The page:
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New research project on tart cherries could help farmers manage their orchards

Andrew McFarlane (Flickr)




   Kailey Foster: I shared some of my conversations with Brent Black, USU Extension Fruit Specialist, looked into a research grant USU received on tart cherries. We continue this conversation and look at how this project can help farmers in Utah.

In our last segment, you told us about how the elevation in Utah can be ideal when growing tart cherries. Why is that?

Brent Black: Well so, because of our environment, that high elevation, the cool nights; what happens with fruit is that when we have warm, sunny days and cool nights that really drives sugar accumulation in the fruit.

The scientific basis for that is because plants are respiring all the time, they're burning sugar to have energy for growth. And at night, when it's hot, the respiration rates are higher. And so, they end up burning up most of the sugar again, that they've accumulated during the day.

Whereas if we have cool nights, there's not as much night respiration and so more of that energy goes into the sugar in the fruit. So, in the market, actually, the high elevation fruit has a market premium because the sugar content is higher.

KF: And this information that you gather will specifically help orchards switch to new crops. And this isn't something that I think about often so, can you expand on that?

BB: The typical orchard life of a tart cherry block is about 30 years. And that varies some from grower to grower, vary some from basically site history and issues like that. So, about every 30 years, they're looking to replant that orchard. And sometimes they're planting back to the same crop, sometimes they might switch.

And one of the challenges with tart cherries is that they don't really come into production until about the seventh or eighth year after they're planted. And so, one of the challenges is if you're waiting until the eighth year to get any crop, you're not super anxious to tear that orchard out and start over again.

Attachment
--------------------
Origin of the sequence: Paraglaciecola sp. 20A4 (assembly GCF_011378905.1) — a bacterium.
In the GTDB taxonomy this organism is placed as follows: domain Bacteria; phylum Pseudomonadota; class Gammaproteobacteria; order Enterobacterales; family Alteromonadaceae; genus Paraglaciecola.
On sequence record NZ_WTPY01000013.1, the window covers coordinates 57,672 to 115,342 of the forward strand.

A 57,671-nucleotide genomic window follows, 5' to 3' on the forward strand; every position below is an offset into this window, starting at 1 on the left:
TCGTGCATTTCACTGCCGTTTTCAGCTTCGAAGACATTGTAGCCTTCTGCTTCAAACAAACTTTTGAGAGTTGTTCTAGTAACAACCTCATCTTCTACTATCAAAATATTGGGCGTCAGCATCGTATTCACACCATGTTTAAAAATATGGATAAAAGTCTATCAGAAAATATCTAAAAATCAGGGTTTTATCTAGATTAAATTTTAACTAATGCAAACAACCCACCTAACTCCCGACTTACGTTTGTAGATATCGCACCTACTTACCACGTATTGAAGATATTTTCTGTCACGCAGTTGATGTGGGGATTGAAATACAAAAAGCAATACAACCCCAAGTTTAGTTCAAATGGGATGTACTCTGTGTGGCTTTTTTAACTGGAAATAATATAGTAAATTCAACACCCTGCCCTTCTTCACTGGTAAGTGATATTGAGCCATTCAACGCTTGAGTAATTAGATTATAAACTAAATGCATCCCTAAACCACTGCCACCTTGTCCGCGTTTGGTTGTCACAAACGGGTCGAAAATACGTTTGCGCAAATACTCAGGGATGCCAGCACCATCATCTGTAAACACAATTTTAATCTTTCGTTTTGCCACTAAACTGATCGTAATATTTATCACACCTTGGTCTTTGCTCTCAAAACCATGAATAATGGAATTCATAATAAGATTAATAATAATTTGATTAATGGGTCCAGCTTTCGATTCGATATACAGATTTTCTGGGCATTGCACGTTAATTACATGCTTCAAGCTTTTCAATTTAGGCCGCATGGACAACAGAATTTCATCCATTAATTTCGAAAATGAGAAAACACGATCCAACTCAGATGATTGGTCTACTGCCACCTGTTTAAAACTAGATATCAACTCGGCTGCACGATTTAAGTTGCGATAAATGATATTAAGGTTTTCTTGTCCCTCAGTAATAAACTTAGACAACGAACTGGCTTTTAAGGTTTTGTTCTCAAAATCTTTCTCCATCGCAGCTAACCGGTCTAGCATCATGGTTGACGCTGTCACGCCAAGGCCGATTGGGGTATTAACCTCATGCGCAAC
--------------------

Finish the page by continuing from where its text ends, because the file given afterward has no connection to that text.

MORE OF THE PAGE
And some of the things that we're going to be measuring with the technology that's available is looking at what the tree canopy is the size of individual trees, the fruiting potential of individual trees across a whole orchard with some of our remote sensing technology, and then kind of what the yield potential of those are. It gives the grower the opportunity, we hope, as this technology develops, to identify when enough of those trees have reached a critical point where it's not worth keeping them and it's time to pull the whole orchard out.

KF: And is there any information you'd like to add?

BB: I think one of the things that this project illustrates is that there are some really exciting opportunities for technology in farming. A lot of times people think of agriculture as being, you know, this traditional old-fashioned type of pursuit.

And there are some really amazing technologies coming along with remote sensing with drones with cloud-based data storage that are driving the way that farmers can and will manage their crops in the future.

Kailey Foster is a senior at Utah State University studying Agricultural Communications, Broadcast Journalism, and Political Science while also getting a minor in Agribusiness. She was raised in the dairy industry in Rhode Island where she found her passion for the agriculture industry as a whole. Here at USU, she has held various leadership positions in the Dairy Science Club and the local Agricultural Communicators of Tomorrow chapter. She also also served as the 2020 Utah Miss Agriculture and is currently the 2021 Utah Ms. Agriculture. Here at UPR, she works on agriculture news stories and she produces agriculture segments such as USU Extension Highlights, the Green Thumb, and Ag Matters.